How I Got Used to the Insecurity in Bogota

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12 Responses

  1. ” I avoid thuggish-looking young guys and go for older drivers”…excellent advice. We HAD to catch a cab last night, and I said to Mom…let me look at the guy, before we get in.

  2. Colombian man says:

    This is a snapshot of our city, if you do not like this post is because it is a dose of reality needed to see the underlying problems and try to change them. Bogotá is not a perfect city, and ALL IS TRUE, we have all those problems of insecurity, maybe we can think that these precautions can be exaggerated but is because is our daily life; for foreing people is a useful article to prepare for travel here, this article present the dark side of the Bogotá, however is necessary for know how is “la movida”(daily life) in the city for people who dont live in here.

    Good Article.

  3. Fabian Rodriguez says:

    Hi Jade, first of all I want to apologize for my English. I recently discovered your blog and it’s great. I was born in Bogota and I have lived here all my life and unlike what you thought I won’t refute your message. I grew up in one of the most dangerous neighborhoods in Bogota and of course I’m used to live with many precautions. I’ve been a victim of theft several times and I’ve seen many crimes. I do not know if my city is the most dangerous city in the world, but really hate being afraid to use my cell phone in the street, ride my bicycle wherever I want or to walk in peace for any street. I love my city and would like more foreigners could visit Bogota and know it. But the problem is that we are so used to the insecurity that we are slaves to it, we have lived so long so it’s part of our culture, I hope that one day we wake up and realize that this isn’t normal and that we also deserve a safe city.

    • bogotastic says:

      Hello Fabian, Thank you for your message. Yes, I also hope that one day Colombia becomes the place we dream of.

  4. Curtis says:

    I married a Colombian in 2015 and immediately made my first visit to Bogotá, her hometown. She told me many of the same things you mentioned here … and then some. Being Canadian and having never ventured off North American soil, I can tell you I was scared shitless. And like you, I was pissed off that I couldn’t wear my favourite watch or that I had to bite my tongue if some dickhead did something stupid – which happens a lot!

    After two weeks there, including a 4 day trip to Medellin, I fell in love with Colombia but still can’t get over how much freedom you have to give up. Colombians are fiercely proud but rather than tell us to “leave and go home”, they should leave and see just how secure a neighbourhood in Toronto or Montreal can be. Yes, they have their scary neighbourhoods too. But only small pockets. Outside of those areas, I never think twice about putting my cell phone on the table in the coffee shop, or even carrying a backpack on … You know … My back.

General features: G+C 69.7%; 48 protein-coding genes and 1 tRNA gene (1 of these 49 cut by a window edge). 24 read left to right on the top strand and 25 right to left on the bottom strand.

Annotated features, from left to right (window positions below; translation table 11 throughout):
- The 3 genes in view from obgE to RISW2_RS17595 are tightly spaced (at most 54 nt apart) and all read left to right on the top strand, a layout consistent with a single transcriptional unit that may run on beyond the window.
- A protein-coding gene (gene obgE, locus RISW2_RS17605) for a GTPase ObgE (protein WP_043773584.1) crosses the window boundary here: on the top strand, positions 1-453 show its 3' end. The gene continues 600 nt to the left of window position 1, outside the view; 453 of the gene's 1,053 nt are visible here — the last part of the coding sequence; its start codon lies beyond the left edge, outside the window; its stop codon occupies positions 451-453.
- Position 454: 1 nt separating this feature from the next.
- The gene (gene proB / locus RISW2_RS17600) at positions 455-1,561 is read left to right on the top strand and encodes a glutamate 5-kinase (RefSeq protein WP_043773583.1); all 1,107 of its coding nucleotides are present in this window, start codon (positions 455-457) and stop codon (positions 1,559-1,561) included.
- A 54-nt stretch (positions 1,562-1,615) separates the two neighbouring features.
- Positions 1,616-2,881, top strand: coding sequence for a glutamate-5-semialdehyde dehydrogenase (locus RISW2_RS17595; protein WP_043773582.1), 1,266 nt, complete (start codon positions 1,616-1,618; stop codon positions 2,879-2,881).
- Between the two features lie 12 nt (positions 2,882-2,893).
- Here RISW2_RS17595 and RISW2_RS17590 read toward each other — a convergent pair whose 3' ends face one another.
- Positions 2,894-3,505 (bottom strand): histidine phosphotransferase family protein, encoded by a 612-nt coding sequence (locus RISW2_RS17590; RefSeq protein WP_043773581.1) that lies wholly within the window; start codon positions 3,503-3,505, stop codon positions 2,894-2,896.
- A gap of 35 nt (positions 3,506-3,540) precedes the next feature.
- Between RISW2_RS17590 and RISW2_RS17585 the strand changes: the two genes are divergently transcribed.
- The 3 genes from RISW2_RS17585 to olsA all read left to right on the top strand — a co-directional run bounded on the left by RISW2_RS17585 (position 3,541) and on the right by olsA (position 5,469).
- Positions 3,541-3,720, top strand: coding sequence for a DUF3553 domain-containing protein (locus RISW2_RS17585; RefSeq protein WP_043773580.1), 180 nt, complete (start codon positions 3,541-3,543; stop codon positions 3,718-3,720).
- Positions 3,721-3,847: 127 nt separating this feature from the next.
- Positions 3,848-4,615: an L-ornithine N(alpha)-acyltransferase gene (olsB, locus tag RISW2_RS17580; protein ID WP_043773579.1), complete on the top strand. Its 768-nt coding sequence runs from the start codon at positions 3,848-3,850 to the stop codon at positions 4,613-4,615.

• bogotastic says:

      Hi Curtis, Thanks for sharing your experience! Yes, it can be a tough adjustment but we have to do them if we want to stay safe. Oh the things we do in the name of love 😉

    • bogotastic says:

      Hi Curtis, Thanks for sharing your experience! Yes, it can be a tough adjustment but we have to do them if we want to stay safe. Oh, the things we do in the name of love 😉

  5. Alejandra says:

    OMG!!! how many countries have you visited in your life? It seems like you just left the US to come here. It is true is unsafe but you dont seem to have a minimum of compassion for the problems of a country. I am sorry we dont live up your expectations but I think none is telling you to stay here.

    • bogotastic says:


      You are so predictable: “I’m sure many Colombians reading this will refute my message and say that Bogota is as safe and dangerous as any other capital in the world (REALLY?!). Because no good Colombian can stand foreign criticism against their country.”

      I have lived in many cities and countries. Like I said “I have always lived in developed countries and safe neighborhoods, where a 30-minute solo walk from the nightclub to my house at 3 AM was refreshing and therapeutic.” This includes many big capitals in the U.S and Europe.

      Open your eyes and accept Bogota has gotten worst instead of telling me to go back to my country. Foreigners are sick of attitude such as yours when they tell Colombians they way things are. Face the facts and stand up to it! That’s the only way you’ll see change in your country. Not by being passive and saying everything is okay and Bogota is just like Paris or New York. PLEASE!

  1. November 24, 2016

    […] are very wary as they are used to paying taxes and seeing the same shitty infrastructure and lack of security in their city.(Want to laugh? Read about the ridiculous comparison of the Transmilenio fare vs. New York’s […]

  2. November 25, 2016

    […] regardless of how fancy your neighborhood is, you should always be on alert (Read my article: How I Got Used to the Insecurity of Bogota). No talking on the phone in the street (especially on corners and close to the road), personal […]

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